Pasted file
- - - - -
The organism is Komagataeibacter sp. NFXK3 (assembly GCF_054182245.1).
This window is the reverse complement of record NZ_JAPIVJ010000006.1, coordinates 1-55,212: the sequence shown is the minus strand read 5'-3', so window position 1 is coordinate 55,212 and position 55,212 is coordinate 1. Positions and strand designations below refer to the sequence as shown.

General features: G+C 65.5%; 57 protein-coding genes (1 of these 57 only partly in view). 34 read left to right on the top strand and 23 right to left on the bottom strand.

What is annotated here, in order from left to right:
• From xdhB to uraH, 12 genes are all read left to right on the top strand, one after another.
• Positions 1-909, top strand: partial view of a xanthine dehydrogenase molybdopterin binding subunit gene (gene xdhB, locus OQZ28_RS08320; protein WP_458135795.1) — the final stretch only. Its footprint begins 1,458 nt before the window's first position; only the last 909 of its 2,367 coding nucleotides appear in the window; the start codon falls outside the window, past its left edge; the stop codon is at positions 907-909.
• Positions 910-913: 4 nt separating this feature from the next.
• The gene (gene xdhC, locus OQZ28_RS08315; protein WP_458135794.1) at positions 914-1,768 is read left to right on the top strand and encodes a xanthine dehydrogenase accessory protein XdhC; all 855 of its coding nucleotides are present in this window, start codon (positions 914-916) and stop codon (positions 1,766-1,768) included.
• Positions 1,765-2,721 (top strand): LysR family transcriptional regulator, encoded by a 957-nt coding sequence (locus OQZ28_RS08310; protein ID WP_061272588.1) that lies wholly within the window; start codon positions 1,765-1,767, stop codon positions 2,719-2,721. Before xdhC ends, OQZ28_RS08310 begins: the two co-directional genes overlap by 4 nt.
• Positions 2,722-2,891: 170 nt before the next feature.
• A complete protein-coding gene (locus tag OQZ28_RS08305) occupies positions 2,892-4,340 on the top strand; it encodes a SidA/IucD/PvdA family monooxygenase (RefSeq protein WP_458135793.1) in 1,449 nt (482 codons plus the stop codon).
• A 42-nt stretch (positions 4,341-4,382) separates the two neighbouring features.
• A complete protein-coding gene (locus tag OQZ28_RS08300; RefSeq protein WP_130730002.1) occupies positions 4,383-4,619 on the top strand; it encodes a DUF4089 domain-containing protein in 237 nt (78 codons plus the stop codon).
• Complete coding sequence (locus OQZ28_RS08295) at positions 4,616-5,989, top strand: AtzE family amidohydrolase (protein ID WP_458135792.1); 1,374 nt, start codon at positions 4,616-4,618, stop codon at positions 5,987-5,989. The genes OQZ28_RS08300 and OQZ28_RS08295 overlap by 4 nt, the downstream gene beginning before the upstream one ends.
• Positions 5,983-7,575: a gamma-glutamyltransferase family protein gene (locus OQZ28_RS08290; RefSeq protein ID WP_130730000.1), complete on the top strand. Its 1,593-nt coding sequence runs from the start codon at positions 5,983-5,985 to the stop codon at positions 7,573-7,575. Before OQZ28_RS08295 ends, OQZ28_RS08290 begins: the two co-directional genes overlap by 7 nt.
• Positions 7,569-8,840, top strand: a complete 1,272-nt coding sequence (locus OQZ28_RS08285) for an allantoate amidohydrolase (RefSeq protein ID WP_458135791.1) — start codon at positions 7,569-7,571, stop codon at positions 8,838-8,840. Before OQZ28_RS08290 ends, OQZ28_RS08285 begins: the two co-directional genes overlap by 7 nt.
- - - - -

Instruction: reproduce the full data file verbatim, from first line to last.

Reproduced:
The organism is Komagataeibacter sp. NFXK3 (assembly GCF_054182245.1).
This window is the reverse complement of record NZ_JAPIVJ010000006.1, coordinates 1-55,212: the sequence shown is the minus strand read 5'-3', so window position 1 is coordinate 55,212 and position 55,212 is coordinate 1. Positions and strand designations below refer to the sequence as shown.

General features: G+C 65.5%; 57 protein-coding genes (1 of these 57 only partly in view). 34 read left to right on the top strand and 23 right to left on the bottom strand.

What is annotated here, in order from left to right:
• From xdhB to uraH, 12 genes are all read left to right on the top strand, one after another.
• Positions 1-909, top strand: partial view of a xanthine dehydrogenase molybdopterin binding subunit gene (gene xdhB, locus OQZ28_RS08320; protein WP_458135795.1) — the final stretch only. Its footprint begins 1,458 nt before the window's first position; only the last 909 of its 2,367 coding nucleotides appear in the window; the start codon falls outside the window, past its left edge; the stop codon is at positions 907-909.
• Positions 910-913: 4 nt separating this feature from the next.
• The gene (gene xdhC, locus OQZ28_RS08315; protein WP_458135794.1) at positions 914-1,768 is read left to right on the top strand and encodes a xanthine dehydrogenase accessory protein XdhC; all 855 of its coding nucleotides are present in this window, start codon (positions 914-916) and stop codon (positions 1,766-1,768) included.
• Positions 1,765-2,721 (top strand): LysR family transcriptional regulator, encoded by a 957-nt coding sequence (locus OQZ28_RS08310; protein ID WP_061272588.1) that lies wholly within the window; start codon positions 1,765-1,767, stop codon positions 2,719-2,721. Before xdhC ends, OQZ28_RS08310 begins: the two co-directional genes overlap by 4 nt.
• Positions 2,722-2,891: 170 nt before the next feature.
• A complete protein-coding gene (locus tag OQZ28_RS08305) occupies positions 2,892-4,340 on the top strand; it encodes a SidA/IucD/PvdA family monooxygenase (RefSeq protein WP_458135793.1) in 1,449 nt (482 codons plus the stop codon).
• A 42-nt stretch (positions 4,341-4,382) separates the two neighbouring features.
• A complete protein-coding gene (locus tag OQZ28_RS08300; RefSeq protein WP_130730002.1) occupies positions 4,383-4,619 on the top strand; it encodes a DUF4089 domain-containing protein in 237 nt (78 codons plus the stop codon).
• Complete coding sequence (locus OQZ28_RS08295) at positions 4,616-5,989, top strand: AtzE family amidohydrolase (protein ID WP_458135792.1); 1,374 nt, start codon at positions 4,616-4,618, stop codon at positions 5,987-5,989. The genes OQZ28_RS08300 and OQZ28_RS08295 overlap by 4 nt, the downstream gene beginning before the upstream one ends.
• Positions 5,983-7,575: a gamma-glutamyltransferase family protein gene (locus OQZ28_RS08290; RefSeq protein ID WP_130730000.1), complete on the top strand. Its 1,593-nt coding sequence runs from the start codon at positions 5,983-5,985 to the stop codon at positions 7,573-7,575. Before OQZ28_RS08295 ends, OQZ28_RS08290 begins: the two co-directional genes overlap by 7 nt.
• Positions 7,569-8,840, top strand: a complete 1,272-nt coding sequence (locus OQZ28_RS08285) for an allantoate amidohydrolase (RefSeq protein ID WP_458135791.1) — start codon at positions 7,569-7,571, stop codon at positions 8,838-8,840. Before OQZ28_RS08290 ends, OQZ28_RS08285 begins: the two co-directional genes overlap by 7 nt.